Zechariah’s first vision (in Italian art from the 1300s)

What is in Zechariah?
Zechariah is the 38th book of the Bible and one of the Old Testament prophetic books.

After a 70-year exile from Jerusalem, Babylon fell and King Cyrus of Persia allowed the people to begin returning to their own land in 538 B.C. Zechariah first receives the word of the Lord around the same time Haggai does. The Lord tells the Israelites to ‘return to me… and I will return to you.’ Zechariah then receives eight visions in chapters 1-6.

The first vision describes angels who were sent to patrol the earth and report to the Lord. They intercede for Jerusalem and Judah. The second vision has Zechariah being shown four horns symbolizing that which ‘scattered Judah, Israel, and Jerusalem’. The third vision is one who is measuring Jerusalem, but the city will no longer have any walls, instead being inhabited by ‘a multitude of people and livestock’. The Lord will be the defender of this new Jerusalem, casting judgment on the nations that once conquered it. The fourth vision shows Joshua being presented with clean garments for the role of high priest, with the Lord declaring that as he keeps the Lord’s commandments, he shall rule over His people. The fifth vision is of a golden lampstand with seven lamps on it. The seven lamps are the eyes of the Lord, covering the whole earth. The sixth vision is of a flying scroll, a curse to those who break the command of the Lord. The seventh vision is of a woman in a basket. The woman symbolizes wickedness, and the basket is being taken away to a foreign land. The last vision is of four chariots, symbolic of God’s power over the earth.

After these visions, Zechariah is instructed to set a crown on the head of Joshua, the high priest. The Lord declares that those who are far away shall come to help build the Lord’s temple. The Lord then speaks of the establishment of the houses of Judah and Israel under the Lord’s protection, a coming of peace, and a command to do good to one another. The Lord then says, in Zechariah 9, that judgment will come on Israel’s enemies. Also, a king of Zion will come to Jerusalem on a donkey, bringing peace and salvation (sound familiar?). The Lord then speaks of the failure of false gods to fulfill Israel’s needs, and denounces the false teachers who worship them, before turning to speaking of the house of David and how it will be used to glorify God and fulfill His purposes of salvation for the land.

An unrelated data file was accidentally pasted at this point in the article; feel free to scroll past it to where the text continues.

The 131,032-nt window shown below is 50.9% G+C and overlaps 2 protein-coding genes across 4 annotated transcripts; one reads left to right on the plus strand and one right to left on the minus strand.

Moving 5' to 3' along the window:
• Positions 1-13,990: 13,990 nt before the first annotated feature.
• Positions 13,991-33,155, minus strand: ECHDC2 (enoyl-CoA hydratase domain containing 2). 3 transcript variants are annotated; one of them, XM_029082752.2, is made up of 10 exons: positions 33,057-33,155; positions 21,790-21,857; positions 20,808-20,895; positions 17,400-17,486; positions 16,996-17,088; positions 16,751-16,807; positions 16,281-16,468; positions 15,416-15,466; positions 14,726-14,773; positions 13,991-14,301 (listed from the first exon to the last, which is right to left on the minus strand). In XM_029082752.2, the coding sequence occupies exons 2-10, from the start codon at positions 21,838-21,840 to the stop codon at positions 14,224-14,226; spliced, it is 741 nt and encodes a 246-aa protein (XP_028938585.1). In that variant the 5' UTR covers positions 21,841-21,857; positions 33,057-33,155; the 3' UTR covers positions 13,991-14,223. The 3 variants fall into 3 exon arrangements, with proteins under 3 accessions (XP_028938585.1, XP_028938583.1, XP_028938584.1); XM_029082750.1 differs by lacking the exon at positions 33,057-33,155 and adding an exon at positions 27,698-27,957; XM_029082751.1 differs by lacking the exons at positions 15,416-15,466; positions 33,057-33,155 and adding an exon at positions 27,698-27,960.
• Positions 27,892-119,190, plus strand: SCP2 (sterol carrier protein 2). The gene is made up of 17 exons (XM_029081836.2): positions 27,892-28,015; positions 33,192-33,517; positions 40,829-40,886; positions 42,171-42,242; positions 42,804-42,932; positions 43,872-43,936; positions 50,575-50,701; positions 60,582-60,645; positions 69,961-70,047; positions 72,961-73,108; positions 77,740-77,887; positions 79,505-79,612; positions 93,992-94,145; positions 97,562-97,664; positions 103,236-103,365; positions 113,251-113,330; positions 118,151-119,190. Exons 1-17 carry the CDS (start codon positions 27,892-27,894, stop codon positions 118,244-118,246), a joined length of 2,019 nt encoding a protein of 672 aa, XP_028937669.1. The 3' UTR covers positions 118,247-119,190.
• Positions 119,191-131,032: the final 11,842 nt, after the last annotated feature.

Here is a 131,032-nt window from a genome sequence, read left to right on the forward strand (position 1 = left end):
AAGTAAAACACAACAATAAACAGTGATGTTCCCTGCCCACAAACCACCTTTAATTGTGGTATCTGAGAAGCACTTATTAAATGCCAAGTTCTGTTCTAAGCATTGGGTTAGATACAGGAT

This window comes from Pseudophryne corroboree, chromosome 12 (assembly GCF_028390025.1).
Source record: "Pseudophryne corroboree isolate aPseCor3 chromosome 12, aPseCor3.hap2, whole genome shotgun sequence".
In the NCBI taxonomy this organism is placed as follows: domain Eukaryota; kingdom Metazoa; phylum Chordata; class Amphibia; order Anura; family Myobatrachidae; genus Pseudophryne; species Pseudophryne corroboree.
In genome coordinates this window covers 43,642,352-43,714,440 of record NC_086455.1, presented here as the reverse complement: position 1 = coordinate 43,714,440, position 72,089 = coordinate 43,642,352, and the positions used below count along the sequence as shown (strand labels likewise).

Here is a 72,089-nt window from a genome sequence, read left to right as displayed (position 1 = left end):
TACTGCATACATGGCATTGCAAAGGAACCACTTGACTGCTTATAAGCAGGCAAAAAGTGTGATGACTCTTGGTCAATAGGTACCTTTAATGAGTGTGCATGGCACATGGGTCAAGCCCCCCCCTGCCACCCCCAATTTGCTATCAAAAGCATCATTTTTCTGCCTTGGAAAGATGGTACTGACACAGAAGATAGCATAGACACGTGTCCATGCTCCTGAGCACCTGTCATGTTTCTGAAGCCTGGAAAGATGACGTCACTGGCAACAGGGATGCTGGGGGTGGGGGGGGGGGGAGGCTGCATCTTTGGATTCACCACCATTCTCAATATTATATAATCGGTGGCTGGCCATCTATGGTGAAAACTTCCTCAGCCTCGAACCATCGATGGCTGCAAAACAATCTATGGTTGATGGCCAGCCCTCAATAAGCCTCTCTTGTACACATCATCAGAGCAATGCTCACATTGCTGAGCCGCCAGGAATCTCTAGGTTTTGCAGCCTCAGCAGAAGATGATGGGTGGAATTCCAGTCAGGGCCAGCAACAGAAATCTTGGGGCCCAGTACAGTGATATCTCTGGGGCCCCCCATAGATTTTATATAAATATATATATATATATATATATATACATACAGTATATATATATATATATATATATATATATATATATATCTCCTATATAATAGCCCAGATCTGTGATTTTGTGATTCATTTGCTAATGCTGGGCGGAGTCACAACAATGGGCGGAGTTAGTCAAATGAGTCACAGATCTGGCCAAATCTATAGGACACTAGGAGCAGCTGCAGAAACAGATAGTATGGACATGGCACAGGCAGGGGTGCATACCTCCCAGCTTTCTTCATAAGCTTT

Starting in Zechariah 13:7, the Lord speaks of some trials for the land. A flock of sheep will be scatted across the land, and many will ultimately perish. The ones who remain will be refined like silver, and will be committed to the Lord. In Zechariah 14, the last chapter of the book, the Lord foretells of another capture of Jerusalem, but then He will fight those who captured it, in what will be a ‘unique day’, where ‘there shall be no light, cold, or frost’, but ‘at evening time there shall be light’. At the end, the Lord will reign supreme over the whole land, with the survivors of the nations gathering to worship Him.

When does it take place?
Zechariah 1:1 says the word of the Lord came to Zechariah in the second year of King Darius of Persia. This is in 520 B.C., the same year that Haggai started hearing the word of the Lord. The latest date mentioned in Zechariah is from the fourth year of Darius, two years later. It’s also possible that chapters 9-14 came even later, although we don’t know from the text when that would have been.

Who wrote it?
Zechariah was part of a family of priests, and he returned to Jerusalem with other exiles in 538 B.C.

Who did Zechariah prophesize to?
Zechariah’s words are clearly meant for Judah, encouraging them to restore their relationship with God.

How does Zechariah apply to me today?
The book of Zechariah does a lot to proclaim the glory of God at all times. Some prophecy is meant to be understood in the prophet’s own time, some prophecy refers to Jesus, hundreds of years after Zechariah, and some prophecy seems to refer to a time beyond even now. In all cases, the Lord emerges reigning supreme, pronouncing judgment on evil nations and spreading peace among those who remain.

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Recommended resources:

As for all posts in this series, a book introduction in a good study Bible will provide more information than listed here. The ESV Study Bible is one recommendation.
The Bible Project video on Zechariah